I’m a health nut. I at least avoid unhealthy foods unless they are free. I’m also a thrift nut, something has to be bad for me to pass it up for free. I haven’t had a soft drink in 19 years, even when people offer me one for free, but I’ll take the occasional cake and cookies at work. If they were provided regularly I’d have to cut back on this exception.
I try to avoid transfats completely. I think that corrupt big businesses and their cronies in government health and education positions have falsely made saturated fats look bad to intentionally promote high profit low quality unnatural mass market trans fats as a replacement good. For overwhelming historical and scientific evidence look up articles by the Weston Price Foundation.
When people promote government restrictions on transfat, I’m sympathetic to the support for good health, but as a libertarian opposed to the methods. Given that the government in the past couple years has geared up “regulation” of transfat, we have a test case to see whether libertarian principle provides real world lessons.
Notice most nutrition labels in the US. They are nationally regulated by the FDA. The content, the qualifications, even the order of what is listed is all standardized. Transfat profiteers had supposedly opposed the inclusion of trans fat as a separate category. Supposedly, this would identify products with an unhealthy low quality ingredient. Supposedly, consumer advocates wanted this and big business did not. Supposedly, consumer advocates won and is why we see the transfat category on nutrition labels.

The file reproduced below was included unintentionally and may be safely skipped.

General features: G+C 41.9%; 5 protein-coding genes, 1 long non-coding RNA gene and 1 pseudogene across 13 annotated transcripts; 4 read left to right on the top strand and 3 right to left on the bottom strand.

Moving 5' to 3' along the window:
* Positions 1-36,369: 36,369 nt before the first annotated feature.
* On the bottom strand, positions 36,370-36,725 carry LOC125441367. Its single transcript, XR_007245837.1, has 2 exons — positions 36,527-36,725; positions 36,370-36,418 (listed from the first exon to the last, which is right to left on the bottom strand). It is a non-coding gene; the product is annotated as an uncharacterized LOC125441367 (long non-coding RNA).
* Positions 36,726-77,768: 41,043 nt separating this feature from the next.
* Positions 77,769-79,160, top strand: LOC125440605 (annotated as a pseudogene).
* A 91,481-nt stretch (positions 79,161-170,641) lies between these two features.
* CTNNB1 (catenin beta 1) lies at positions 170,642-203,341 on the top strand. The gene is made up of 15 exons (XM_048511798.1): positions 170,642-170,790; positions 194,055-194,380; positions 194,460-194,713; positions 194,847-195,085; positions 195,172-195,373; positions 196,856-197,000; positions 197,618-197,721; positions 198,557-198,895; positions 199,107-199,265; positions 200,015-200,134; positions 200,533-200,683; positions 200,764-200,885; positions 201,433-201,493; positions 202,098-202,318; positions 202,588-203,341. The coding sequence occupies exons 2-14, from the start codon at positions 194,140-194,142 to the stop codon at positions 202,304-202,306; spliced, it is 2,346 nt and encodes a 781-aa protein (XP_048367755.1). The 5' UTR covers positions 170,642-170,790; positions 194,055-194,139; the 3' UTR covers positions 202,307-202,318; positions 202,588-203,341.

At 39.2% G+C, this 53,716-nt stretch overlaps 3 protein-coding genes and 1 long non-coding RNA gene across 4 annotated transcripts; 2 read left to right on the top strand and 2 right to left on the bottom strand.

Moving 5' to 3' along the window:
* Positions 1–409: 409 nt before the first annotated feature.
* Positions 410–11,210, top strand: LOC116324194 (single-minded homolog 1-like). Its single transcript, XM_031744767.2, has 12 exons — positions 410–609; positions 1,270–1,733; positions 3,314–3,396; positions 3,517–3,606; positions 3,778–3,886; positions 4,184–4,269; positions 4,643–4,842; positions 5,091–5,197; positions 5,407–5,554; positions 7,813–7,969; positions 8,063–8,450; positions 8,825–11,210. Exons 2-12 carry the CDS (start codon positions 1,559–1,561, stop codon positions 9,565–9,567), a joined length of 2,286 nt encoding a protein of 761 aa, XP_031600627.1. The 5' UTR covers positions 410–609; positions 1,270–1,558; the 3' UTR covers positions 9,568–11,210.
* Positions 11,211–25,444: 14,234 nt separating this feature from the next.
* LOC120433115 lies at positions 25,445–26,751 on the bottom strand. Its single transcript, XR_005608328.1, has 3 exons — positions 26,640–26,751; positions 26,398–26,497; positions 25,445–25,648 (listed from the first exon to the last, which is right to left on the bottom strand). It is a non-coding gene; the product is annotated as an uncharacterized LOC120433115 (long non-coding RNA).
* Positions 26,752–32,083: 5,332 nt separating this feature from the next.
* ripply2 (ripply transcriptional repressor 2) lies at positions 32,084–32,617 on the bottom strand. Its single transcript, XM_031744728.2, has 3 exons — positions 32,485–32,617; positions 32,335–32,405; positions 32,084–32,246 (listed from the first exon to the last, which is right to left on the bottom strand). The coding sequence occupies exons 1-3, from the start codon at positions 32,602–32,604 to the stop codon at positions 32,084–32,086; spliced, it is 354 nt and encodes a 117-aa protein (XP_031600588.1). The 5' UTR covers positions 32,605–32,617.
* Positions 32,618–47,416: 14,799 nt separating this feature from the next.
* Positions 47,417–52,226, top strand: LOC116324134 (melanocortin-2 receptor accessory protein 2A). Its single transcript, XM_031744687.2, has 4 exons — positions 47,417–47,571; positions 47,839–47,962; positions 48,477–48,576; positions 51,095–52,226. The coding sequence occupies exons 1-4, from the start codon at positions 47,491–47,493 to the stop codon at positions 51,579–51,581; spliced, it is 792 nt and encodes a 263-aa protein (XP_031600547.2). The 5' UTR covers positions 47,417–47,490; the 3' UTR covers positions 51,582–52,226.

Is that end of story? Not even half. Various junk food makers are allowed to list their transfat content as “zero” when they have less than half a gram per serving. This falsely makes the product appear healthier than it is. One gram of transfat per day is enough to cause measurable negative health effects. By altering the serving size and the transfat content to just under 0.5 grams per arbitrary serving size, a person may be fooled into thinking they are safe eating the product. People could eat only products with FDA defined “zero transfat” and actually be consuming 10-20 grams per day of transfats.
The lesson is this: Taking a pragmatic approach to libertarianism (the foundation of interpersonal morality) for some issues where we know there is an exploitation of ignorance or weakness of the will is counterproductive, unprincipled, and effectively unpragmatic in long term results as well.
Don’t make deals with the devil. The transfat makers are the ones who profitted from trans fat labelling regulations. There are probably thousands of examples like this, and there are ones that we’ve been led to believe are opposite. We’ve been fooled to think that WW2 jumpstarted the economy, that Jefferson’s Louisiana Purchase was a good pragmatic decision, etc. Some of these have been debunked by various libertarians in libertarian circles, but the lesson always needs to be expanded as long as there are people as clueless as the public school textbooks.